Samidh Chakrabarti, who heads up civic engagement at Facebook, said the company is now working to promote transparency at home and overseas.
In a new commentary, the social media giant acknowledges the possibility that social media can have negative ramifications for democracy.
"There's a profound lack of empathy in asserting that the only reason why someone could have voted the way that they did is because they saw some fake news", Zuckerberg said in November 2016, as NPR's Aarti Shahani reported. Facebook felt the need to respond then as well. Zuckerberg "is fast coming to terms with the power of his platform to cause harm", Aarti reported. "This is too important an issue to be dismissive".
"In the public debate over false news, many believe Facebook should use its own judgement to filter out misinformation".
"From the Arab Spring to robust elections around the globe, social media seemed like a positive", wrote , a global politics and government outreach director at Facebook.
Comparing Russian interference to an "information weapon", Mr Chakrabarti said that Facebook "should have done better" at spotting when Russia created 80,000 posts that reached 126 million people in the USA over two years, influencing public sentiment. "We're making it possible to visit an advertiser's Page and see the ads they're now running". "Finally, we'll archive electoral ads and make them searchable to enhance accountability", Chakrabarti said.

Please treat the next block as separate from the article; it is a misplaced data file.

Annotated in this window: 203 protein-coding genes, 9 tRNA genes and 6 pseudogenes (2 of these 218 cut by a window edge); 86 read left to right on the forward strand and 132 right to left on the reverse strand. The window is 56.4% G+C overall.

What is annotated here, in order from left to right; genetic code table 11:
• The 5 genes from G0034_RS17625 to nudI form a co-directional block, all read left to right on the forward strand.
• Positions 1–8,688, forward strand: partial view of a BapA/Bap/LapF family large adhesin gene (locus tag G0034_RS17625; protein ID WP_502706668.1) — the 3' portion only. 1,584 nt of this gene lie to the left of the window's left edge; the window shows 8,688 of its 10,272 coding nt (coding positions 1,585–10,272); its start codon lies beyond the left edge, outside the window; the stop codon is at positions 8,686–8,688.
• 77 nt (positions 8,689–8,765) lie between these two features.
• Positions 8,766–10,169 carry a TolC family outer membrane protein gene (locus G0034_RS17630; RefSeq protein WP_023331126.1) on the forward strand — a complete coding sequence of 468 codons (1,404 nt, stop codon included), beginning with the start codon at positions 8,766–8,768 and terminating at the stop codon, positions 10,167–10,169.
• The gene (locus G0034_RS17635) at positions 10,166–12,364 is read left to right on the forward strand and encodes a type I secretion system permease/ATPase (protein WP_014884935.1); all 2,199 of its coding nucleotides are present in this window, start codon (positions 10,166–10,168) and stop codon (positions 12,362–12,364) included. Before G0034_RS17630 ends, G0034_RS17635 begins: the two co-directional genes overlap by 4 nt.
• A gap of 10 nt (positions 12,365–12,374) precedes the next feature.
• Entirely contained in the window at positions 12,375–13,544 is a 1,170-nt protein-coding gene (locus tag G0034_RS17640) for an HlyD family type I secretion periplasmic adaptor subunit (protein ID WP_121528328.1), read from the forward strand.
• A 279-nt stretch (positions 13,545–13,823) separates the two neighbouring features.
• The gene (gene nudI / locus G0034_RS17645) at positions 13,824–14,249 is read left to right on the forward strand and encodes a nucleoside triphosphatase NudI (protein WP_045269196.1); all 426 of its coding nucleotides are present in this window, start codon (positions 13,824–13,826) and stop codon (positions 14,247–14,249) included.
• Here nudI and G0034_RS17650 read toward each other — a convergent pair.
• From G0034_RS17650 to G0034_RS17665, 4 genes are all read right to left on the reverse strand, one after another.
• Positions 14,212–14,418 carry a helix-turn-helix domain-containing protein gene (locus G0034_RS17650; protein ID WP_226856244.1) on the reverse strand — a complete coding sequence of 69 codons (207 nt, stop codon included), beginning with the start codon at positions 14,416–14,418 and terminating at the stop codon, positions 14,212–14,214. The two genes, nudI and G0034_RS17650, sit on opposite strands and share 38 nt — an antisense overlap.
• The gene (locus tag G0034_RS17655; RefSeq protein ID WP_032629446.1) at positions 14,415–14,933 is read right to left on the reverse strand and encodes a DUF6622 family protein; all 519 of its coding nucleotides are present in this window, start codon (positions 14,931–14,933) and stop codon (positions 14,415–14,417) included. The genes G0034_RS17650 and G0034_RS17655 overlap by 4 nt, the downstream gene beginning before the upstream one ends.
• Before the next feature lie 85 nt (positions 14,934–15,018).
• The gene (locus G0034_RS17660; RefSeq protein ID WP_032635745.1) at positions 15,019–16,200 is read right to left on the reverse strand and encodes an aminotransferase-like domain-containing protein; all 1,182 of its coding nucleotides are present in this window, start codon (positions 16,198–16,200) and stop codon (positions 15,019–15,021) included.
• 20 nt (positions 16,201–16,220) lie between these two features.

"I wish I could guarantee that the positives are destined to outweigh the negatives, but I can't", he writes.
Facebook has admitted to being "too slow to recognise" Russian election interference, but says that social networks simply reflect human intent, "good and bad".
Sean Parker, a famous tech entrepreneur and founding president of Facebook, said recently that he's anxious about the pervasiveness and ever-growing power of social media companies.
Tech firms including Facebook have faced increasing scrutiny on Capitol Hill.
Outside experts agreed, noting that Facebook did do some things well, but that the USA election proved that its platform can be abused.
There have been many moments in the past where it appeared like social media helped cultivate democratic principles and institutions, however, more recent events changed Facebook's perception. Tim Cook, whose company is inching towards a trillion-dollar market valuation, told a crowd at Harlow College in Essex, England, that he's leery of social media's effects on younger generations.
The Harvard dropout, whose website attracts more than two billion users per month, said he hoped Facebook could fix a "divided world".
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